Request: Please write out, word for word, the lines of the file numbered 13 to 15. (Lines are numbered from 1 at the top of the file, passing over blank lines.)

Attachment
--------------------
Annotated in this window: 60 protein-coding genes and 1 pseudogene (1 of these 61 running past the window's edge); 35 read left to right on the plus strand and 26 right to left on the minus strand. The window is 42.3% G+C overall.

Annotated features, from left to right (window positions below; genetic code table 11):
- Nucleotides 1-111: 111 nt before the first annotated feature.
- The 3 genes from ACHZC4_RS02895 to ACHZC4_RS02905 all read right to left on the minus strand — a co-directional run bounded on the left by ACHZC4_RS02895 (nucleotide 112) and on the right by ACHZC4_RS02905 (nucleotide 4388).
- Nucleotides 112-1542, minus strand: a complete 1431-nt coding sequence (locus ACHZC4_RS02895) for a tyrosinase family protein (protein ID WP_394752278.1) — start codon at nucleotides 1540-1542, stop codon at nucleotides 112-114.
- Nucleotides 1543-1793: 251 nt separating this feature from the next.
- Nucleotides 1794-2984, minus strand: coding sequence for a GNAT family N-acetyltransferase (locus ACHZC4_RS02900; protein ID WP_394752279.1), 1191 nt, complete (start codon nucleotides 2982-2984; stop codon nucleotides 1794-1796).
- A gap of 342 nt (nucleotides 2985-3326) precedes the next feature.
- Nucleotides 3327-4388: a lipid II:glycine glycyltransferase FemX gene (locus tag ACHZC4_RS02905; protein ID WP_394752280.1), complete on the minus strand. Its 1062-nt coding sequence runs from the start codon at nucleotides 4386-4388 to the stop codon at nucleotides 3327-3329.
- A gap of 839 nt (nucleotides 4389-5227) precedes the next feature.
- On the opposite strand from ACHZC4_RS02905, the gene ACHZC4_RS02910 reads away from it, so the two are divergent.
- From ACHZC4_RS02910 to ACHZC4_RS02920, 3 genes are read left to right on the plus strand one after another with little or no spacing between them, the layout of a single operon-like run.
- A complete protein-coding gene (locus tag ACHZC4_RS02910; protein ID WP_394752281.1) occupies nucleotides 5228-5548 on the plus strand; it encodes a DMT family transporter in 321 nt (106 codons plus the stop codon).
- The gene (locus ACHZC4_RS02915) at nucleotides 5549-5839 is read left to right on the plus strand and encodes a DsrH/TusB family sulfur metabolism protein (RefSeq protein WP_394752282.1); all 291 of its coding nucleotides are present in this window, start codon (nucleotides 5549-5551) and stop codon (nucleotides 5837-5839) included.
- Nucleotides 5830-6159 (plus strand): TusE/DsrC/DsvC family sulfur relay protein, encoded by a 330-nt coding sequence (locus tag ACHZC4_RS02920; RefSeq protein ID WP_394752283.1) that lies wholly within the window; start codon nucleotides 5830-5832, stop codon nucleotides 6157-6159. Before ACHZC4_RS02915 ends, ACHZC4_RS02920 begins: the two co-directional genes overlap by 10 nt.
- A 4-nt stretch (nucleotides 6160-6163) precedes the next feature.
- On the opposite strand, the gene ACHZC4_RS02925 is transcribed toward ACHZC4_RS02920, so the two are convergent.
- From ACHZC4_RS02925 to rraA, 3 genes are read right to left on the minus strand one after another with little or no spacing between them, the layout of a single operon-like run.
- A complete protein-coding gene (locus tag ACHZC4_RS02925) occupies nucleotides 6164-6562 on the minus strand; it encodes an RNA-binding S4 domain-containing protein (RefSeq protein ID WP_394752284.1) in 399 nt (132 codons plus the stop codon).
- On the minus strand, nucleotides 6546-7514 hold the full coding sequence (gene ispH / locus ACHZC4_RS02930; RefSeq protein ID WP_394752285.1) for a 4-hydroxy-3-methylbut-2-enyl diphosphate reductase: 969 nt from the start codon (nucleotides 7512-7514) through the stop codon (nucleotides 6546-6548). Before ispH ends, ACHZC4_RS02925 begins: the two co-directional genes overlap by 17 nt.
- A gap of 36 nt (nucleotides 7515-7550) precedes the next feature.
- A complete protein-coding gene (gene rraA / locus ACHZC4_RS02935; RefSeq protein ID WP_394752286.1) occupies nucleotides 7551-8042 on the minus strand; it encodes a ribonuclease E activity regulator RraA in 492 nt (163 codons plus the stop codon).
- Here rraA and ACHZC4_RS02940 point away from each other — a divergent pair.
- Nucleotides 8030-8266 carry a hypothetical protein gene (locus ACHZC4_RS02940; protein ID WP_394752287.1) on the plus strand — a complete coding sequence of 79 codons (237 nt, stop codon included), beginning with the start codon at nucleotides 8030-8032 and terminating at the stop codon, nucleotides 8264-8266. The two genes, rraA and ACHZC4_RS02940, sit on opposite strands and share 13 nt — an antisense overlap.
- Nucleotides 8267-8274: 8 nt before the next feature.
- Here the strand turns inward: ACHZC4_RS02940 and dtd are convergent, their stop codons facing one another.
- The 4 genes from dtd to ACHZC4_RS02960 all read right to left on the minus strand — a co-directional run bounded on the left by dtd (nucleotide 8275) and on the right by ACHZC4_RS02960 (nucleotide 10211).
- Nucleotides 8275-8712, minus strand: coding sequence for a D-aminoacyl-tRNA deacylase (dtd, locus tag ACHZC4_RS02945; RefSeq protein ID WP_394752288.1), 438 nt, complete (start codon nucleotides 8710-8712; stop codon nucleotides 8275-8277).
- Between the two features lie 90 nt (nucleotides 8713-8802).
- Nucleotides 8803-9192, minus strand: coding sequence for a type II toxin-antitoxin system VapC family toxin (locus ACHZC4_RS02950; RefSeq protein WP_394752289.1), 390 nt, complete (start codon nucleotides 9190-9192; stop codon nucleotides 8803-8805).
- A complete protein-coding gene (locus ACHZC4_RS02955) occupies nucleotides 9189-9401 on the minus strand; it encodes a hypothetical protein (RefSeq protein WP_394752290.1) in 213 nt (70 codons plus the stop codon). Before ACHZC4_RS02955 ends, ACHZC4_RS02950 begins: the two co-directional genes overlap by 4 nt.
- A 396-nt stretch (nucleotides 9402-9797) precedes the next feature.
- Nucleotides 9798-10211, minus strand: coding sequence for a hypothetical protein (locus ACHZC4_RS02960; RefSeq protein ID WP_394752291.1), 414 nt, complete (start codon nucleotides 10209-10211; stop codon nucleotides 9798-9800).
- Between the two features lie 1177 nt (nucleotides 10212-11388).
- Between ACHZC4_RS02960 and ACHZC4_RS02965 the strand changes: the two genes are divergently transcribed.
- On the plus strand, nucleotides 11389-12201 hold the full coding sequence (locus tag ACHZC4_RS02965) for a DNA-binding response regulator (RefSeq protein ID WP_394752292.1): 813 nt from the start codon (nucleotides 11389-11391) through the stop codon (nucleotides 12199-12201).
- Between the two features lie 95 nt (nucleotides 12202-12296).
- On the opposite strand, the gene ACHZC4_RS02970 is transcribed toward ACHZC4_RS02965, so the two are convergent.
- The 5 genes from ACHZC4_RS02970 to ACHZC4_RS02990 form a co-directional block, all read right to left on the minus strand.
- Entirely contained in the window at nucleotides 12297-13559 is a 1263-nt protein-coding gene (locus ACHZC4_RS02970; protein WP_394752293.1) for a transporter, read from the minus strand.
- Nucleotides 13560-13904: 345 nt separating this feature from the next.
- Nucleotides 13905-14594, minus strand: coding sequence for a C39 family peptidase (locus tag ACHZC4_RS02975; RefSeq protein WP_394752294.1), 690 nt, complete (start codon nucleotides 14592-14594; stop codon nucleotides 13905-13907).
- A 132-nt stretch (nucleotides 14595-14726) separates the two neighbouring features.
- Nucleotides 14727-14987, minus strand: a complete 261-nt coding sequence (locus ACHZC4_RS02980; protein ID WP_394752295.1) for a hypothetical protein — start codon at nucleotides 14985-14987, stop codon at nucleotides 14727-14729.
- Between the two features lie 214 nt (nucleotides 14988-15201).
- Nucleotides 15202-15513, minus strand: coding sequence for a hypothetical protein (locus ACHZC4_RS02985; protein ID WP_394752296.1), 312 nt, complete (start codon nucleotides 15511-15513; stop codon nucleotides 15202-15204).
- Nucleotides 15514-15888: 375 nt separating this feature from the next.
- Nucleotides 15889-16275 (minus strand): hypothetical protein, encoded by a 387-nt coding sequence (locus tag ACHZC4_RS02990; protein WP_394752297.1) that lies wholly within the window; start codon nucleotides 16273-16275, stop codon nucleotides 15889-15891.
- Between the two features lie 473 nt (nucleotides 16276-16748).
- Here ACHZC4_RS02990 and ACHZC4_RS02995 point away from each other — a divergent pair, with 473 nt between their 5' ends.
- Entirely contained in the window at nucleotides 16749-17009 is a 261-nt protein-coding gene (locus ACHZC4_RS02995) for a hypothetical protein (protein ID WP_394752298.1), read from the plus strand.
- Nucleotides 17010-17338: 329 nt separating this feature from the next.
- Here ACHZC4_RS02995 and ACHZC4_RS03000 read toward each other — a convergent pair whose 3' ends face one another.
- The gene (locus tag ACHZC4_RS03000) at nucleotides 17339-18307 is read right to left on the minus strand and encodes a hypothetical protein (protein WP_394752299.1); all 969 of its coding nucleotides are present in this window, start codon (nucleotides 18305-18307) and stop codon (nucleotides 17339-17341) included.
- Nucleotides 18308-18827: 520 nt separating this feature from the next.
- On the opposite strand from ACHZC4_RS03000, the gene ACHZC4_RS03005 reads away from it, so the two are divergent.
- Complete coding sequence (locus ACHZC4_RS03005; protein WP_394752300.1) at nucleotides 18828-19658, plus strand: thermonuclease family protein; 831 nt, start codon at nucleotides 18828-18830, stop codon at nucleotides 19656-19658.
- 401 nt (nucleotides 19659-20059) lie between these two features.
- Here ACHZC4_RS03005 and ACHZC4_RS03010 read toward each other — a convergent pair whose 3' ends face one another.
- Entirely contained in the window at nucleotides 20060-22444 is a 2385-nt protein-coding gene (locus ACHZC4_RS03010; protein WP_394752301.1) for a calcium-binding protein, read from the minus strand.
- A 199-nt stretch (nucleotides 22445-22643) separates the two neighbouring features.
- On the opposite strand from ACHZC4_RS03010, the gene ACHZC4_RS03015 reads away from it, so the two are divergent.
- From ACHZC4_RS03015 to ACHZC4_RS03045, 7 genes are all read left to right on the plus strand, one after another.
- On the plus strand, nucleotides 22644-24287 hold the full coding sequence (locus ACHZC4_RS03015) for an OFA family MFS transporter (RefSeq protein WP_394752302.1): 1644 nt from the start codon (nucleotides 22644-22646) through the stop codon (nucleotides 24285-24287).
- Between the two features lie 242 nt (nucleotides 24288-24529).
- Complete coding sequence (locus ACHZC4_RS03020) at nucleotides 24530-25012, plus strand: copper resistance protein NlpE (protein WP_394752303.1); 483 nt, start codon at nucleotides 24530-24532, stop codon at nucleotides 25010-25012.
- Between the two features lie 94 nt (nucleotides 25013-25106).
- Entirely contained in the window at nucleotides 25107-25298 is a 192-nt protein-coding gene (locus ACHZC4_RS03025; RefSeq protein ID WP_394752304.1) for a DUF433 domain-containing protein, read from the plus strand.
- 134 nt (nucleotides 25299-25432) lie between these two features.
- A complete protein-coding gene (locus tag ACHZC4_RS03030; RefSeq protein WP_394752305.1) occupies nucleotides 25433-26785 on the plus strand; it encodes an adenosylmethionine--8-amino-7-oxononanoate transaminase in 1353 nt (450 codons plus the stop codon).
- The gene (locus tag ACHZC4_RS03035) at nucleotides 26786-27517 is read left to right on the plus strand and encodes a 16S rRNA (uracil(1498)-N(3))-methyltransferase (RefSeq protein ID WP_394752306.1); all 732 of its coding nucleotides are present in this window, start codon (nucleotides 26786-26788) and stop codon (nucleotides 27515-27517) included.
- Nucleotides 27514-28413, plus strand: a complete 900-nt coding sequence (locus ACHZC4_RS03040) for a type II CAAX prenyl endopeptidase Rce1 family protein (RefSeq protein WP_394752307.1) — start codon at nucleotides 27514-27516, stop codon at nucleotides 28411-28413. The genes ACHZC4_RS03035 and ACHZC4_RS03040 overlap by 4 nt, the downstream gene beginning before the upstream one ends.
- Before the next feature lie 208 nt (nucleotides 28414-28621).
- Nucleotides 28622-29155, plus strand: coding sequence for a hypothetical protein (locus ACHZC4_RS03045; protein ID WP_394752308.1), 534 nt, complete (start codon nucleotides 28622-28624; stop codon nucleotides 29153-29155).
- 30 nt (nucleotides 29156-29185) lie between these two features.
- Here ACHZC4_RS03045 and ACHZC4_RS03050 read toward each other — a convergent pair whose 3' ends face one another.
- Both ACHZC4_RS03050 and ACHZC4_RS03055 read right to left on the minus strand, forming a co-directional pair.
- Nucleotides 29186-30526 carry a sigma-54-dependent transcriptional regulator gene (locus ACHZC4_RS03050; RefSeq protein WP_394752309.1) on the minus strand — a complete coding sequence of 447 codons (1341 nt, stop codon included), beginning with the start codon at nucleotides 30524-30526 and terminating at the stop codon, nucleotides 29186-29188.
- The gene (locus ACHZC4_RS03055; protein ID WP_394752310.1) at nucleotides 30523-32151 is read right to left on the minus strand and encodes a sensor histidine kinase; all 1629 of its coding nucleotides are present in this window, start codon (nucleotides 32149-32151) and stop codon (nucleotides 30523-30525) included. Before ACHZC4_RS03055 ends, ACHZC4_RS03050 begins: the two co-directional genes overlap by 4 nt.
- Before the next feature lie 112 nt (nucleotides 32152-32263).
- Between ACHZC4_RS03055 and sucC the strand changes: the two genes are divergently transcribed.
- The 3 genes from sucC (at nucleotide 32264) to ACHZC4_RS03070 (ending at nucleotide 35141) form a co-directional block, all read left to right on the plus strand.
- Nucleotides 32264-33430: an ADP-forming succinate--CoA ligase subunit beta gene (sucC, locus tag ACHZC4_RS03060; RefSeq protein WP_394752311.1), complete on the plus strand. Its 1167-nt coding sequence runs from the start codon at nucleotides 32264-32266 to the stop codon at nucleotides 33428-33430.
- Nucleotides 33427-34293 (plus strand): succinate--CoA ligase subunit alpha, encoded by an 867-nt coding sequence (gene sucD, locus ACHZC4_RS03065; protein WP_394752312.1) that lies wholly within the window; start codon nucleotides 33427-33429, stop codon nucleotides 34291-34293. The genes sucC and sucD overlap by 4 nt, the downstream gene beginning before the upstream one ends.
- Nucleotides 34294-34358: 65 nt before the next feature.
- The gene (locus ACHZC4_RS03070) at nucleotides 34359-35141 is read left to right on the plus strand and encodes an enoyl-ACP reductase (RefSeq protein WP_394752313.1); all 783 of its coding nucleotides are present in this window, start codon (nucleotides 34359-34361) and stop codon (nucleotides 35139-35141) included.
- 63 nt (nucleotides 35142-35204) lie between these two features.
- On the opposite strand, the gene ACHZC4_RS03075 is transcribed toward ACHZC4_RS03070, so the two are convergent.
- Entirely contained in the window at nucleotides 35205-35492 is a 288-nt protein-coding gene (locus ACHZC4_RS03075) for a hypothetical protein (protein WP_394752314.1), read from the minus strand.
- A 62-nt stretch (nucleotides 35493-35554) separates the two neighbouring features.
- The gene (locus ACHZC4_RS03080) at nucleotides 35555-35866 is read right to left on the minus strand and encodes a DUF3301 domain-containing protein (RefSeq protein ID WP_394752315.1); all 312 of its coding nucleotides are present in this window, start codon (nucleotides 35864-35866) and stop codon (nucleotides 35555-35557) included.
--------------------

- A complete protein-coding gene (locus tag ACHZC4_RS02910; protein ID WP_394752281.1) occupies nucleotides 5228-5548 on the plus strand; it encodes a DMT family transporter in 321 nt (106 codons plus the stop codon).
- The gene (locus ACHZC4_RS02915) at nucleotides 5549-5839 is read left to right on the plus strand and encodes a DsrH/TusB family sulfur metabolism protein (RefSeq protein WP_394752282.1); all 291 of its coding nucleotides are present in this window, start codon (nucleotides 5549-5551) and stop codon (nucleotides 5837-5839) included.
- Nucleotides 5830-6159 (plus strand): TusE/DsrC/DsvC family sulfur relay protein, encoded by a 330-nt coding sequence (locus tag ACHZC4_RS02920; RefSeq protein ID WP_394752283.1) that lies wholly within the window; start codon nucleotides 5830-5832, stop codon nucleotides 6157-6159. Before ACHZC4_RS02915 ends, ACHZC4_RS02920 begins: the two co-directional genes overlap by 10 nt.